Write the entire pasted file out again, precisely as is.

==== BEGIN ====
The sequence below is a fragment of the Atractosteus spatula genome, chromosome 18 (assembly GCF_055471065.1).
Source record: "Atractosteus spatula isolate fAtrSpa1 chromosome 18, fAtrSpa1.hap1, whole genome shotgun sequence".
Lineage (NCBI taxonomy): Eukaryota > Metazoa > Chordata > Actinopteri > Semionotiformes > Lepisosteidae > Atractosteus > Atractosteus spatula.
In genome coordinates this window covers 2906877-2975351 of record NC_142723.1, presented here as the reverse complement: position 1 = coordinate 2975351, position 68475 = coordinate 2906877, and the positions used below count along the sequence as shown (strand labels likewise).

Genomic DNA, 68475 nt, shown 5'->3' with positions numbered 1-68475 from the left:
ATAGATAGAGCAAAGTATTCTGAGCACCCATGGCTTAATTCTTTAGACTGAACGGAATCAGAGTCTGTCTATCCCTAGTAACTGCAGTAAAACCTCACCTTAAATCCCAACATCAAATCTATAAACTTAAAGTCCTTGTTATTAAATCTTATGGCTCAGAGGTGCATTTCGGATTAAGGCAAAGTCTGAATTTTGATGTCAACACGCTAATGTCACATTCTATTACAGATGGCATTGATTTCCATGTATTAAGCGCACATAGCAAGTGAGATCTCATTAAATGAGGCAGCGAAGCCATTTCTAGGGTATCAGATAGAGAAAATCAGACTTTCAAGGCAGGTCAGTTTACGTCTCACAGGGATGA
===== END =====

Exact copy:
The sequence below is a fragment of the Atractosteus spatula genome, chromosome 18 (assembly GCF_055471065.1).
Source record: "Atractosteus spatula isolate fAtrSpa1 chromosome 18, fAtrSpa1.hap1, whole genome shotgun sequence".
Lineage (NCBI taxonomy): Eukaryota > Metazoa > Chordata > Actinopteri > Semionotiformes > Lepisosteidae > Atractosteus > Atractosteus spatula.
In genome coordinates this window covers 2906877-2975351 of record NC_142723.1, presented here as the reverse complement: position 1 = coordinate 2975351, position 68475 = coordinate 2906877, and the positions used below count along the sequence as shown (strand labels likewise).

Genomic DNA, 68475 nt, shown 5'->3' with positions numbered 1-68475 from the left:
ATAGATAGAGCAAAGTATTCTGAGCACCCATGGCTTAATTCTTTAGACTGAACGGAATCAGAGTCTGTCTATCCCTAGTAACTGCAGTAAAACCTCACCTTAAATCCCAACATCAAATCTATAAACTTAAAGTCCTTGTTATTAAATCTTATGGCTCAGAGGTGCATTTCGGATTAAGGCAAAGTCTGAATTTTGATGTCAACACGCTAATGTCACATTCTATTACAGATGGCATTGATTTCCATGTATTAAGCGCACATAGCAAGTGAGATCTCATTAAATGAGGCAGCGAAGCCATTTCTAGGGTATCAGATAGAGAAAATCAGACTTTCAAGGCAGGTCAGTTTACGTCTCACAGGGATGA